Slept on the living room floor of my ex wife Mandy’s last night, laid out on settee cushions, smelly big wall sleeping bag as a duvet - getting down with the cats. The last time I slept on someone’s floor they had a big old shaggy dog. It wasn’t a good sleep and the next morning when looked in the mirror I was shocked to see my hair had begun to go grey overnight, which I put down to a lack of attention to mirrors of late. It was only working out later it was the dog’s hair that was grey not mine. I think being able to sleep anywhere is one of the greatest strengths of an alpinist can possess - having had babies like EPO to that strength. I’ve slept in many strange places, laying down, sitting up, standing and even while actually climbing. Alpinists, like soldiers in combat don’t ask for much, and can make do with what’s offered, knowing any sleep, even only a few minutes, is better than no sleep at all - like a single drop of water to a man lost in the desert. Being on tour probably also taught me the value of sleep over longer periods than a day or two, that you can push your body hard, such as when we stayed awake for 36 hours on the summit day of Ulvertanna (the strain of which left me deaf for a few days), but only for so long. Short term you can function for a few days pretty well on micro naps (a few seconds) and cat naps (five to thirty minutes, but no more than that, as going into REM is detrimental), but beyond that you begin to loose it, hallucinating and lose all ability to problem solve. When I was told Ewen had ADHD I did a bit of research, and sleep seems to be a huge factor in people with that shaped brains ability to function, something I recognise in myself. The less sleep the more negativity and confusion and inability to cope. A few years back I tried to do a one day ascent of the Triple Direct on the Nose (we jugged up to heart ledges - so cheated), with me leading all of it. At about twenty four hours into it - so tired I was taking micro naps in between placements (it was so cold we couldn’t stop to sleep) - I came across two guys sleeping in a portaledge at Camp 6, the ledge hanging from the belay and in the way of the next crack. My brain was able to just chug up the wall at a steady pace, but not able to work out what to do now I had this obstacle in the way. And so I just stood there looking at them like a stupid brain dead big wall zombie, well until one of them woke up and screamed, and asked “what the fuck are you doing man?”. When I told him I was speed climbing I don’t think he was convinced.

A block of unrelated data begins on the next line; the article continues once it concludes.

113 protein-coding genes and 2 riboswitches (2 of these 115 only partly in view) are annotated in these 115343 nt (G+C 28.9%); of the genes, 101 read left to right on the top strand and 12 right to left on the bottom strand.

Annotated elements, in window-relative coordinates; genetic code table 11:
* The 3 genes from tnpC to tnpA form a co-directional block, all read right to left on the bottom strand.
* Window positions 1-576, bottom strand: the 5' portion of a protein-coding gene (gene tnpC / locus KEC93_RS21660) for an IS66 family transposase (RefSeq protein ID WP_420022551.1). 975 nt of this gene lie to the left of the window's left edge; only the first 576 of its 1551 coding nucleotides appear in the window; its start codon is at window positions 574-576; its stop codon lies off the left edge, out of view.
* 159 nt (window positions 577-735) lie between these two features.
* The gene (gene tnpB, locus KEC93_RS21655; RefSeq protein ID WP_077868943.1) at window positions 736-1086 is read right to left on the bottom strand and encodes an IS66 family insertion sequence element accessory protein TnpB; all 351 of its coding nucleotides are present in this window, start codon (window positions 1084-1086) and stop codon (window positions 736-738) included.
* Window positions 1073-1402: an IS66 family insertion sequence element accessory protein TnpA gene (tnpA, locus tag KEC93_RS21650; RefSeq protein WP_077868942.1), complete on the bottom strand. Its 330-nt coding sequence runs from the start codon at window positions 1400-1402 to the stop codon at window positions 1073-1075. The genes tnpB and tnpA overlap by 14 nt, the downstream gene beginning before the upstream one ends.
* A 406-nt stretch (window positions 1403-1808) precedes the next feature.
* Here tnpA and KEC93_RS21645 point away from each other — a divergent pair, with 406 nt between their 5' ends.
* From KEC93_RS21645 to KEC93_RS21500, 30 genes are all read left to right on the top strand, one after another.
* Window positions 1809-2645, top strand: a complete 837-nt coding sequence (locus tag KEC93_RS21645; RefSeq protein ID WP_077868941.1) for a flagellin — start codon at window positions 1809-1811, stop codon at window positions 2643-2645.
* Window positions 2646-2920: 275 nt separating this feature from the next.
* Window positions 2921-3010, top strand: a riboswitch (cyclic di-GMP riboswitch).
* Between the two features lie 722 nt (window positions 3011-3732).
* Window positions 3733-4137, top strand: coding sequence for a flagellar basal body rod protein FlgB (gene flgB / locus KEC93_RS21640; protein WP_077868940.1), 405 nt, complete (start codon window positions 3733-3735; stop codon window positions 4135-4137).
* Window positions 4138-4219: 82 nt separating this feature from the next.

Anyway, waking up on Mandy’s floor. It’s funny when you tell people you’ve been staying at your ex’s house. “How does that work?” they invariably ask. “Ok” is always the response, and I tell them I was the wedding photographer when she got re-married, only a sentence - but one that tells a lot about both of us. I think when we’re young most of us lack to see the nuances, the greys, our beliefs in good and bad, right and wrong. In that world ex-wives and their husbands don’t talk, they are bitter and estranged, and only have time for hate. But as you get older, maybe when you find yourself doing ‘bad’ things, or having them done to you, the stormy sea one day, the ship wreck on the rocks the next, these views change. With age I think most people go one way or the other, they either turn to stone, heart black like carbon fibre, or they turn to wood, that creaks and bends, snaps and buckles, but keeps on growing into the light (fuck I sound like some new age wanker!). What I’m trying to say is hopefully age should teach the wisdom of pragmatism, and understanding, empathy and forgiveness, that almost all can be understood and forgiven, that there are no absolutes, and that your greatest enemies aren’t so great or so bad. It’s a very human thing that we want to condense and control and label everything around us, to take a young child’s brain and label as this or that, or have laws were guilty or innocent hangs on a single word when the truth is as complex as the solar system.